I really didn’t enjoy the writing style, and I don’t feel like I learned anything from this book. I won’t be reading it again, but I think it would be helpful for people who are just getting started and have no idea what direction to go while getting started.

I will certainly recommend it to the many wantrepreneurs I encounter.

Ayn Rand – Atlas Shrugged

I first read this book in 2010. It was a gift from the senior development engineer at Build.com during a series of interviews I had there. It is the kind of book that gives you a lot more questions than answers.

There is a knife’s edge today which I feel myself balancing on. On one side, there are people like Peter Thiel who have amazing ideas about business growth and the future, alongside a casual disregard for altruism and social responsibility. On the other side are people who spend all their time and energy on helping others, with a casual disregard for the business growth that could elevate their ideas to having a real impact on the future.

In the same way, politically, there are socialists like Bernie who want to feed the hungry and educate the masses, but casually disregard fiscal responsibility. Opposite him, Ron Paul and the libertarian austerity crowd want to let the hungry starve and close the schools in order to balance budgets. Both relegate themselves from accomplishing their goals by ignoring the valid points on the other side.

In the middle, there are a few impact entrepreneurs who accomplish change and improve the world by building businesses that create change as a product or service. Tesla and Solar City are easy examples, but there are many others. These people balance their budgets while building products that have a huge impact on real problems facing the world today.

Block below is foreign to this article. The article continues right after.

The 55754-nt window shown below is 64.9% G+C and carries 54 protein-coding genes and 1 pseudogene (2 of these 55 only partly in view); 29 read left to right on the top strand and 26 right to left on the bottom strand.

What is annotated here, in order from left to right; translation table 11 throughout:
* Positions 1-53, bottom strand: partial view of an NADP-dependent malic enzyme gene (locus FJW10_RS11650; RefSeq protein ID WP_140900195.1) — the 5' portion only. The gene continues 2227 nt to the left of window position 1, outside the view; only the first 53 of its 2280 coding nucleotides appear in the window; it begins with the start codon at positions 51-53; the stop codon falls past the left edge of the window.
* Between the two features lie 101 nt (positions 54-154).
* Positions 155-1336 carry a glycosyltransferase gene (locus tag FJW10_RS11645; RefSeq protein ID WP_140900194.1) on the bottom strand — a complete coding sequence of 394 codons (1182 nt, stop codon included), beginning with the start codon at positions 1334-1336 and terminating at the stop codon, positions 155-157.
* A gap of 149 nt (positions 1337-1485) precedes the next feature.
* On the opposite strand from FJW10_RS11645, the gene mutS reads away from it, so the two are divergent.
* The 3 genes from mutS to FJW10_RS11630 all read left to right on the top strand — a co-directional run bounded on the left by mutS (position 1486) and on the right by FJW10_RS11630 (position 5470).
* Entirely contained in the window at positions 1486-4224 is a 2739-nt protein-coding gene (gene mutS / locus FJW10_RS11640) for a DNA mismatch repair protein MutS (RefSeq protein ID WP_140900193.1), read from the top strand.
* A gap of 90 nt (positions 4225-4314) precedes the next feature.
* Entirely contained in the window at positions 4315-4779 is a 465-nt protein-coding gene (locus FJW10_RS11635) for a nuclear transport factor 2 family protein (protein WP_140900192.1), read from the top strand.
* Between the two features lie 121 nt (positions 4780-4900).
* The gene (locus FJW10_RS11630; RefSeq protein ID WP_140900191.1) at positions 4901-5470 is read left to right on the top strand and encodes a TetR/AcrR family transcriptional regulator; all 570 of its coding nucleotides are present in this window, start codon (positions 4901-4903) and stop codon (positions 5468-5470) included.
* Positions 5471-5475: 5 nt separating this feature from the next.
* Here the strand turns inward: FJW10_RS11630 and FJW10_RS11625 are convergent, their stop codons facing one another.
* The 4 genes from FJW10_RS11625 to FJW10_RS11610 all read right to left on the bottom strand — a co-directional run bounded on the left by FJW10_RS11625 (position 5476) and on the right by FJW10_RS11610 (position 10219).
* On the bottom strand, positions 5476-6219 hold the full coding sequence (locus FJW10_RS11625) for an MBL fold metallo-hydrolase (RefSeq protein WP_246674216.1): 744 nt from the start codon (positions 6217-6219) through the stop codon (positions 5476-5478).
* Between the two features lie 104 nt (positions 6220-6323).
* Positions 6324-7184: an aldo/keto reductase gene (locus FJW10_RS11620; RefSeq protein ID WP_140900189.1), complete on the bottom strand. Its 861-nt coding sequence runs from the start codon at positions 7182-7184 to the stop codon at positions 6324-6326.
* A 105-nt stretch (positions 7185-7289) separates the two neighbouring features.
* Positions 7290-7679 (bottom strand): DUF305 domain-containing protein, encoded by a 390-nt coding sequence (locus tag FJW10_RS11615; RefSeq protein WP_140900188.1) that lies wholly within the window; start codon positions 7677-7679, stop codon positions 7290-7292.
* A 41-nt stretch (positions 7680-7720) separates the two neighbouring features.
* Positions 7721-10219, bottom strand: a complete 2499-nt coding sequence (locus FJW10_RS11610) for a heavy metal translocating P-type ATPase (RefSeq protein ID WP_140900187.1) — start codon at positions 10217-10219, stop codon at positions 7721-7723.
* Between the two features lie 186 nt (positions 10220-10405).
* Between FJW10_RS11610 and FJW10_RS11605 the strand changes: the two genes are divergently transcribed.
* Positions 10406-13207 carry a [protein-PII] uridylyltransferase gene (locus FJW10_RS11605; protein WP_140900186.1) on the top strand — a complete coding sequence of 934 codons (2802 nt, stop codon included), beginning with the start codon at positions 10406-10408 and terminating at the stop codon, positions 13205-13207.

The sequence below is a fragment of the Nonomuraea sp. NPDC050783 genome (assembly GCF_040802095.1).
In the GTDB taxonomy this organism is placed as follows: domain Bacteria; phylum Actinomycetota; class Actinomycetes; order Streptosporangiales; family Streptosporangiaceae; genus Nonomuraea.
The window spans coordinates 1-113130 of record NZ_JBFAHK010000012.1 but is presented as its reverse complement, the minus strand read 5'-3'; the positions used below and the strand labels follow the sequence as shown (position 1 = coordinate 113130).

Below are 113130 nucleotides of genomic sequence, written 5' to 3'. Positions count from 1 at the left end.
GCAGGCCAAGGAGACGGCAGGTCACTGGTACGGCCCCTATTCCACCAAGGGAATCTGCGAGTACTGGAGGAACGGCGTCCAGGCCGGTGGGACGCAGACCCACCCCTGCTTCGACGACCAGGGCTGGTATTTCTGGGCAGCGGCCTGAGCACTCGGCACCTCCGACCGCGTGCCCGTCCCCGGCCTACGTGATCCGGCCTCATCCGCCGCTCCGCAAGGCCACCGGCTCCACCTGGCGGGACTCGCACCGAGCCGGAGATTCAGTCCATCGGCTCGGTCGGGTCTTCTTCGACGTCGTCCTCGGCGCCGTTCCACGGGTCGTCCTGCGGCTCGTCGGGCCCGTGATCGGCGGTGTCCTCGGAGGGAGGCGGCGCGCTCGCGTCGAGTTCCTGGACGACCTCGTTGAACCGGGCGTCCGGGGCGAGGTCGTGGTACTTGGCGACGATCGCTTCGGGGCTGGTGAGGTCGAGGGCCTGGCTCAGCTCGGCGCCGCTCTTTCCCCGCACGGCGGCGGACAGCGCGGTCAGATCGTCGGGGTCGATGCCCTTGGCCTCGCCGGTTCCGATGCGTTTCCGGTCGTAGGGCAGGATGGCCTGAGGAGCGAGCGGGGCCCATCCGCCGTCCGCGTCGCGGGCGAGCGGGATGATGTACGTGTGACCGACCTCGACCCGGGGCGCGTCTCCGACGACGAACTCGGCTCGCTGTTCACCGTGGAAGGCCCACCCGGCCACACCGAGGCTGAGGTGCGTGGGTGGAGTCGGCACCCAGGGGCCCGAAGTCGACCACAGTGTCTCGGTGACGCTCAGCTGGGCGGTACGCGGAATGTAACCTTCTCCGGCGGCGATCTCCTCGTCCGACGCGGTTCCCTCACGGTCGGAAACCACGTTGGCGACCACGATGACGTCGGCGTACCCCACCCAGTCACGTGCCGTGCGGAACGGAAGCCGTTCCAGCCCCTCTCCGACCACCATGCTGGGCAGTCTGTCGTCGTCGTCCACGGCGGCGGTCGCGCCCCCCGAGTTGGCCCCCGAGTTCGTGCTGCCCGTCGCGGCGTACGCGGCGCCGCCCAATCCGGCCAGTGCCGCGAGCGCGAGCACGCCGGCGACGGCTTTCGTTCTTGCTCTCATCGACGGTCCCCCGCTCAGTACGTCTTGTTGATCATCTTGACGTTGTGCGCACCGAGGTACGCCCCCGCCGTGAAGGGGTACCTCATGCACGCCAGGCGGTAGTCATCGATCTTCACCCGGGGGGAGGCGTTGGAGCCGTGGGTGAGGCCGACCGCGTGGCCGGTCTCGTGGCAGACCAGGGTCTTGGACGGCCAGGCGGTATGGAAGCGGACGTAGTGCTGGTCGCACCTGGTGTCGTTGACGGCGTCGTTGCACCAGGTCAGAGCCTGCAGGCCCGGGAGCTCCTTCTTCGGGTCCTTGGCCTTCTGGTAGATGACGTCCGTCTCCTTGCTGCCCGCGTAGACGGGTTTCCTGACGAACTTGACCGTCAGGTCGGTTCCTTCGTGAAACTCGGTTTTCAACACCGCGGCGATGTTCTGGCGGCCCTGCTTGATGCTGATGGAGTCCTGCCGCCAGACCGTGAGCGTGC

I think it takes honestly understanding both sides and thinking both ways to see the narrow  path between them.

Far From The Middle

Atlas Shrugged is a long way from that path of effectiveness through the center of the issues, and it informs a great many people today. This book is an important part of understanding the way the world is today and how one side thinks.

Rand does a great job of creating a vision of what John McCaskey calls, “an exciting moral enterprise.” She shows a world with two sides, the bums and mooches on one side and the heroic “Prime Movers” who lead industry, build products, and make things happen in the world. She calls her philosophy Objectivism, assuming the denotation of an unbiased and unarguable validity. It is worth pointing out that this philosophy is contradicted by a huge number of examples from her life, and its foundational arguments are based within a drastically simplified world.